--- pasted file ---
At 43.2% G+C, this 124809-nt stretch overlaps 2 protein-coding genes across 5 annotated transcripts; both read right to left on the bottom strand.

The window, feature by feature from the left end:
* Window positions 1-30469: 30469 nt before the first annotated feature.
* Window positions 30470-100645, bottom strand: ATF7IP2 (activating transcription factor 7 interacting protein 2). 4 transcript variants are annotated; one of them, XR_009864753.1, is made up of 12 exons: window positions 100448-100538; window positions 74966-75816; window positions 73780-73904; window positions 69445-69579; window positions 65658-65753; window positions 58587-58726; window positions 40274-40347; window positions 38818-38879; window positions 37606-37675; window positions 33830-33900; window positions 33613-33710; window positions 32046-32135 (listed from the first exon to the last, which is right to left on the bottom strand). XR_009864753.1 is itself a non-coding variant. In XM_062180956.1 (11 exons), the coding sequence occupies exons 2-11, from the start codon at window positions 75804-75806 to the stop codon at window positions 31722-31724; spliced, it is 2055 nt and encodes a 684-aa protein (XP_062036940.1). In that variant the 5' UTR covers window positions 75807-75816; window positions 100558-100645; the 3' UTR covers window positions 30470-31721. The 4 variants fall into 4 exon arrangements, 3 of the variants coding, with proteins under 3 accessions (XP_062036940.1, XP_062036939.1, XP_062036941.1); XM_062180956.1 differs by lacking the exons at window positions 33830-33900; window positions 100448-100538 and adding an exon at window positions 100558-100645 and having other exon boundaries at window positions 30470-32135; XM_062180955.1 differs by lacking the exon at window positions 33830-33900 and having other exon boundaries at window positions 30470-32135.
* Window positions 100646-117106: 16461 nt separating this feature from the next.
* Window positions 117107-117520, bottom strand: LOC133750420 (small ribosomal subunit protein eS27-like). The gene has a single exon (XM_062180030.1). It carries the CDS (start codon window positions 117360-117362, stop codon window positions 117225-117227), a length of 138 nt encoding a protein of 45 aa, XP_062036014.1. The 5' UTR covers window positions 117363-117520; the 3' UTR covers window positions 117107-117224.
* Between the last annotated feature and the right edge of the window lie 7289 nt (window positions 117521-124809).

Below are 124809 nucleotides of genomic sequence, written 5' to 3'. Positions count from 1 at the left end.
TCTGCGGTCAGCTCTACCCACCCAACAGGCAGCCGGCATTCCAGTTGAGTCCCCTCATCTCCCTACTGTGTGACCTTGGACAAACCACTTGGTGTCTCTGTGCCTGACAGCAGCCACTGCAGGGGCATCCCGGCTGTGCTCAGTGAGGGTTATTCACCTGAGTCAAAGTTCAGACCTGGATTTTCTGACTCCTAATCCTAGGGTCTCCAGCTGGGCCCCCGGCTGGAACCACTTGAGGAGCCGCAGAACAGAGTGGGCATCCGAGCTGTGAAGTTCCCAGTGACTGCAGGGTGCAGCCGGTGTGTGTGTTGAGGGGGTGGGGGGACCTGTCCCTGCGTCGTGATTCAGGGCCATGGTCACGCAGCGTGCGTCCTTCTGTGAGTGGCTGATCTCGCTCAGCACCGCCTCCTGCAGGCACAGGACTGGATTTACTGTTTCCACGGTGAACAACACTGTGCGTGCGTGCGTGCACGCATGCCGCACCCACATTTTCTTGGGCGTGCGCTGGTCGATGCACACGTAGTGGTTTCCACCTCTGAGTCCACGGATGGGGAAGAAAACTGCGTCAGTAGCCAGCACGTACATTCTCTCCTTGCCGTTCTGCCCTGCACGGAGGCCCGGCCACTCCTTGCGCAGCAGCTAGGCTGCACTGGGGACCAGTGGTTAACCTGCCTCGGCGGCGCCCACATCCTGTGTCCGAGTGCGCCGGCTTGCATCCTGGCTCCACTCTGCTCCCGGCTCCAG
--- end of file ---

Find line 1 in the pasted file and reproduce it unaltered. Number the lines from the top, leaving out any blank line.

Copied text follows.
At 43.2% G+C, this 124809-nt stretch overlaps 2 protein-coding genes across 5 annotated transcripts; both read right to left on the bottom strand.